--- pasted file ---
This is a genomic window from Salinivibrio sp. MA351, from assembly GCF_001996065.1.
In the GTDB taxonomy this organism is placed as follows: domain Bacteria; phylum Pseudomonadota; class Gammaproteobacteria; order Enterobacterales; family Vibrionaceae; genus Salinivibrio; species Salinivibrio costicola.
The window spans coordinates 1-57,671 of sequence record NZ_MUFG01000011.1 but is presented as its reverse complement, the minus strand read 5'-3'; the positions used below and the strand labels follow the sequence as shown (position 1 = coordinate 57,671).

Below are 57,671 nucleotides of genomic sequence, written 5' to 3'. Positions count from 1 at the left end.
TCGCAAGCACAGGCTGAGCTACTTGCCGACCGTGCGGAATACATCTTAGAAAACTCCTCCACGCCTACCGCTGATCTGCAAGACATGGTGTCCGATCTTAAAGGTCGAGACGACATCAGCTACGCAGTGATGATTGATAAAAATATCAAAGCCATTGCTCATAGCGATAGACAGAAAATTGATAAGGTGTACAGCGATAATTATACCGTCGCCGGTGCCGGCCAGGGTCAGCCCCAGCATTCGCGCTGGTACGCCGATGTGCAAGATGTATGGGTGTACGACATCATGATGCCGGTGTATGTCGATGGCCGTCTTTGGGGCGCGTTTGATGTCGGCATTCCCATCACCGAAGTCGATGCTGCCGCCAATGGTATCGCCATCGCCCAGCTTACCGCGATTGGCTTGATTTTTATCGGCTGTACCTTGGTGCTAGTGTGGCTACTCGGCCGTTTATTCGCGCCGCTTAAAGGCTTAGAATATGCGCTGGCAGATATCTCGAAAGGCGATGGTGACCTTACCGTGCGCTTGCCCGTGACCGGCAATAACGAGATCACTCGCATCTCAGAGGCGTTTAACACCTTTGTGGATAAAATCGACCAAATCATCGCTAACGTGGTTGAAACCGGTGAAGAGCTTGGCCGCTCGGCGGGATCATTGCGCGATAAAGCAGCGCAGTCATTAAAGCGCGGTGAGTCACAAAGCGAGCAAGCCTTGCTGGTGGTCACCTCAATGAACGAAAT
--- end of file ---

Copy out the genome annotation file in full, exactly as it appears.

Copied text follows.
This is a genomic window from Salinivibrio sp. MA351, from assembly GCF_001996065.1.
In the GTDB taxonomy this organism is placed as follows: domain Bacteria; phylum Pseudomonadota; class Gammaproteobacteria; order Enterobacterales; family Vibrionaceae; genus Salinivibrio; species Salinivibrio costicola.
The window spans coordinates 1-57,671 of sequence record NZ_MUFG01000011.1 but is presented as its reverse complement, the minus strand read 5'-3'; the positions used below and the strand labels follow the sequence as shown (position 1 = coordinate 57,671).

Below are 57,671 nucleotides of genomic sequence, written 5' to 3'. Positions count from 1 at the left end.
TCGCAAGCACAGGCTGAGCTACTTGCCGACCGTGCGGAATACATCTTAGAAAACTCCTCCACGCCTACCGCTGATCTGCAAGACATGGTGTCCGATCTTAAAGGTCGAGACGACATCAGCTACGCAGTGATGATTGATAAAAATATCAAAGCCATTGCTCATAGCGATAGACAGAAAATTGATAAGGTGTACAGCGATAATTATACCGTCGCCGGTGCCGGCCAGGGTCAGCCCCAGCATTCGCGCTGGTACGCCGATGTGCAAGATGTATGGGTGTACGACATCATGATGCCGGTGTATGTCGATGGCCGTCTTTGGGGCGCGTTTGATGTCGGCATTCCCATCACCGAAGTCGATGCTGCCGCCAATGGTATCGCCATCGCCCAGCTTACCGCGATTGGCTTGATTTTTATCGGCTGTACCTTGGTGCTAGTGTGGCTACTCGGCCGTTTATTCGCGCCGCTTAAAGGCTTAGAATATGCGCTGGCAGATATCTCGAAAGGCGATGGTGACCTTACCGTGCGCTTGCCCGTGACCGGCAATAACGAGATCACTCGCATCTCAGAGGCGTTTAACACCTTTGTGGATAAAATCGACCAAATCATCGCTAACGTGGTTGAAACCGGTGAAGAGCTTGGCCGCTCGGCGGGATCATTGCGCGATAAAGCAGCGCAGTCATTAAAGCGCGGTGAGTCACAAAGCGAGCAAGCCTTGCTGGTGGTCACCTCAATGAACGAAAT